Marjorie Maddox Hafer Publishes Two Poetry Collections in Two Days
I’ve known of poets who’ve published two poetry collections in a year. Marjorie Maddox Hafer has published two poetry collection in two days. On Monday, Hafer published Heart Speaks, Is Spoken For, a collection of 16 poems, each accompanied by a photograph by Karen Elias. Today is the publication date for Begin with a Question, a collection of 74 poems. The two collections have different publishers, different themes, and different poems, and yet they are joined together.
Heart Speaks, Is Spoken For is a beautiful volume of ekphrastic poetry—that is, poetry inspired by an artwork. Or it may be a volume of ekphrastic photographs, each inspired by a poem. The poems and the photographs fit remarkably well together, and it’s clear that considerable thought and care went into pairing and developing them.
The collection explores aspects of the heart, its loves and losses, disconnections and sorrows, its emotions, its celebrations and mournings, and its journeys. The photographs all include the image of a heart, sometimes found and sometimes artfully arranged. The result of this pairing of poems and photographs is striking, each serving as a commentary and further defining of the other.
One particularly impressive photograph (which is saying something; all of the photographs are impressive) appears to be a cracked stone heart, colored in a royal blue and light tan, with splashes of gold. You study the photograph and wonder if it represents a broken heart or something else. (It’s also the cover photograph.) This is the poem by Hafer that accompanies it.
Though they’d never met,
the man with the dead man’s heart
inside him dreamed his donor’s
face, limbs, lungs; sung in his sleep
the dead man’s favorite song
in the deep baritone voice
that wasn’t his own but
his, the one not known or seen or heard,
except in night’s deep cradle of sleep,
this stranger’s metronome of a heart
humming behind ribs that no longer
felt like his—beautiful fence
for an organ lifted from someone else’s
afterlife. Even waking, the new-
old man and his heart now know
nothing of old boundaries, the ones
composed by the living. Instead,
in bright, silent daylight,
he takes his first,
Begin with a Question at first seems a more conventional poetry collection, comprising 74 poems. Its title poem, the first in the collection, does indeed begin with a question (“But why?”), taken from a poetry prompt in How to Write a Poem by Tania Runyan.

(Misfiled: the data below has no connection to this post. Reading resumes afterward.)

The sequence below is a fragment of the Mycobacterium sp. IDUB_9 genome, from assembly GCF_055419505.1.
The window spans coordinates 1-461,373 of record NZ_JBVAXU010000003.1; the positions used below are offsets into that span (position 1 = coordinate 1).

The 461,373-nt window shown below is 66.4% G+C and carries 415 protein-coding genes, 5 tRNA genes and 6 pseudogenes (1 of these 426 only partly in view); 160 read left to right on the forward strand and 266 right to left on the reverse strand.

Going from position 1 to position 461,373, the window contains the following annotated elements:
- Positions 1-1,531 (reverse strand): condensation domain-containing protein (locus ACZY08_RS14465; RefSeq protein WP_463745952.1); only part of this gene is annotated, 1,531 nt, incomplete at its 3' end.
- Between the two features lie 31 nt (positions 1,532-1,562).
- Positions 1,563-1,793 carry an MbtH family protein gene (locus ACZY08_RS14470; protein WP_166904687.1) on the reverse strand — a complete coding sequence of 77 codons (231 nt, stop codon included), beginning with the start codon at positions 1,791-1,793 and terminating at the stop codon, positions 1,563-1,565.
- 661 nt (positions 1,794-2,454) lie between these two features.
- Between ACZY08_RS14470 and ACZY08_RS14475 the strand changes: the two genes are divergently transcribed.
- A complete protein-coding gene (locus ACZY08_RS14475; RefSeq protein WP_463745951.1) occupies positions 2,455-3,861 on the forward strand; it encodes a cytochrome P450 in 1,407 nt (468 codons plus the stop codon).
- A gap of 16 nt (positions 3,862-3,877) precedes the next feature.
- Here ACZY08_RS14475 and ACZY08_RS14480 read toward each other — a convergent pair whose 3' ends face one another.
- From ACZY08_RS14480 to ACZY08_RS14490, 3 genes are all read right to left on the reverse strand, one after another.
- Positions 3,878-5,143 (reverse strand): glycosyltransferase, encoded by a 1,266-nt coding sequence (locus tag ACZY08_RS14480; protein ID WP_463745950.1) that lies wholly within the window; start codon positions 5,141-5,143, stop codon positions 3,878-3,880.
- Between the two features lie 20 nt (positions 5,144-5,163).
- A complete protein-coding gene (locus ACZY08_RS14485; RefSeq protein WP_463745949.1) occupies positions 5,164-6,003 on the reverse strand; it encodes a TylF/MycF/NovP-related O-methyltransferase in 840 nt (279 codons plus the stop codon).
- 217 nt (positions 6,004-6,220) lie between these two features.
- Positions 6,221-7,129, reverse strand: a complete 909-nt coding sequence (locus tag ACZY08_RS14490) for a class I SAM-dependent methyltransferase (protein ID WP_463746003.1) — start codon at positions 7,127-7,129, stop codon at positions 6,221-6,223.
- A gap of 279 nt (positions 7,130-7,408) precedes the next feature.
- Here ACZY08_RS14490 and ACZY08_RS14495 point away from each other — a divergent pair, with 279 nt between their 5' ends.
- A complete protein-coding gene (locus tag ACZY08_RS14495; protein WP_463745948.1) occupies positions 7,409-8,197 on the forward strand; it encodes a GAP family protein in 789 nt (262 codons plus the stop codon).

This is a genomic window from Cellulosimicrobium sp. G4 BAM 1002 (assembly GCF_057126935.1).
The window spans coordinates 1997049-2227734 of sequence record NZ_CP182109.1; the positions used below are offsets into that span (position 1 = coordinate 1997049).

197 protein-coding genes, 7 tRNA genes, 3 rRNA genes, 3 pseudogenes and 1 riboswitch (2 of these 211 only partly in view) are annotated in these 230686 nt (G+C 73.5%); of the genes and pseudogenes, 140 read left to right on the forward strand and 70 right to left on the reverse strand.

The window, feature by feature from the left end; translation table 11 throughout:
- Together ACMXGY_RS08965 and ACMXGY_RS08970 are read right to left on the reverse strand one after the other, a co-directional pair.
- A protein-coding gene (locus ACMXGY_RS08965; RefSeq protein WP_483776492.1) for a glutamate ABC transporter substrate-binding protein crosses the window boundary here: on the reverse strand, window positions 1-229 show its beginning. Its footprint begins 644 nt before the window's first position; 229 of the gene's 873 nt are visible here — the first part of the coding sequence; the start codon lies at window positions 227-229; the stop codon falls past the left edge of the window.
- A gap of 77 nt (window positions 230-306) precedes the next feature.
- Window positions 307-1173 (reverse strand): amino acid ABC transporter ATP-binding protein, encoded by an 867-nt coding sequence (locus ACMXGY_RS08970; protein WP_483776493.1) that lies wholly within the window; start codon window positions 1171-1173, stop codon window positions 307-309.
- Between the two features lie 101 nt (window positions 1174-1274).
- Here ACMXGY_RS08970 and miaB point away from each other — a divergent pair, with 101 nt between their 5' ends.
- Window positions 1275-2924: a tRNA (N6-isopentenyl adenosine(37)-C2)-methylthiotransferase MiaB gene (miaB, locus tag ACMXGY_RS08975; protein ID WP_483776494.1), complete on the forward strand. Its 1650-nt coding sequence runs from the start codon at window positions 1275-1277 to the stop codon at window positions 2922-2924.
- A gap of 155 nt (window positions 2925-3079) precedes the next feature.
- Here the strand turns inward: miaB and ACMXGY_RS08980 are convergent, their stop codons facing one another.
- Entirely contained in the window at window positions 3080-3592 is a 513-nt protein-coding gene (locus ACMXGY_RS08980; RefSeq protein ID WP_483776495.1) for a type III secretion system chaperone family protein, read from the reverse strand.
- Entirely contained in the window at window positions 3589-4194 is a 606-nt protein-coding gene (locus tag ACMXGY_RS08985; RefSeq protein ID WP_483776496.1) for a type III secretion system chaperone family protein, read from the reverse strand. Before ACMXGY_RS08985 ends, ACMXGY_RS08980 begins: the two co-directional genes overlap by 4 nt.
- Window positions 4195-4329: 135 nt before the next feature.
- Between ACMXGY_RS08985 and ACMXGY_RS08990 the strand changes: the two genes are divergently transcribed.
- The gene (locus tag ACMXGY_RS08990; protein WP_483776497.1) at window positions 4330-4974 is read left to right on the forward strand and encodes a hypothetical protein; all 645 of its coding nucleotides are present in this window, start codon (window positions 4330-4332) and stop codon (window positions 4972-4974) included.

The poems cover diverse subjects. They consider family, pandemic quarantines, illness, an encounter with a nun from Nigeria at a jazz concert, a woman’s retreat, Bram Stoker’s Dracula, nature, church hymns, and blizzards, among many others. Hafer composes with a poet’s eye, seeing the small things and understanding how they speak to larger things.
While the two collections are very different, one poem directly hinges them. Included in both is “Heart, Lichen, Stone.” In Heart Speaks, Is Spoken For, it is paired with the Elias photograph entitled “Heart Holding On.” In Begin with a Question, its inspiration from the photograph is noted after the title.
Heart, Lichen, Stone
This is what they know:
the dip into frigid;
the shadowed shelter of cave;
the beauty of decay at dusk, at dawn;
the tattooed rays of one more orbit
of earth around a sun that says, “Hold on,
hold on, hold on.” And they want to,
and they do, and they will, lingering
a little longer beneath the open branches
of forest, beside the cool stream of hope,
waiting for you, for me, for whoever
stumbles first down the long path
calling their names.
Hafer is the author of 10 previous poetry collections, including Nightrider to Edinburgh (1986), Body Parts (1999); Transplant, Transport, Transubstantiation (2004 and republished by Wipf and Stock Publishers); Weeknights at the Cathedral (2006); Local News from Someplace Else (2013); Perpendicular as I (1999 and 2013); and True, False, None of the Above (2018). She is the co-author of the anthology Common Wealth: Contemporary Poets on Pennsylvania (2005) and author of two children’s books, including Rules of the Game: Baseball Poems (2009). Hafer is a professor of English and Creative Writing at Lock Haven University in Pennsylvania.
Elias taught college English for 40 years. She now uses photography to examine and display that fragility of the natural world. Her work can be found in private collections, has been exhibited numerous times, and has won several awards.
It’s difficult to imagine or understand the work involved in publishing two poetry collections so closely together while holding down a full-time job, not to mention family responsibilities. (I published two novels and a nonfiction book within two years while holding down a full-time job, and that was physically exhausting.) The benefit of the these works by Hafer, however, largely accrues to the reader. With Heart Speaks, Is Spoken For, the reader can see how the pairing of marvelous poems and photographs creates something remarkably new and challenging. With Begin with a Question, the reader experiences careful and measured craftsmanship. And you end with a question: how did Hafer pull this off?
How to Read a Poem uses images like the mouse, the hive, the switch (from the Billy Collins poem)—to guide readers into new ways of understanding poems. Anthology included.
“I require all our incoming poetry students—in the MFA I direct—to buy and read this book.”
—Jeanetta Calhoun Mish
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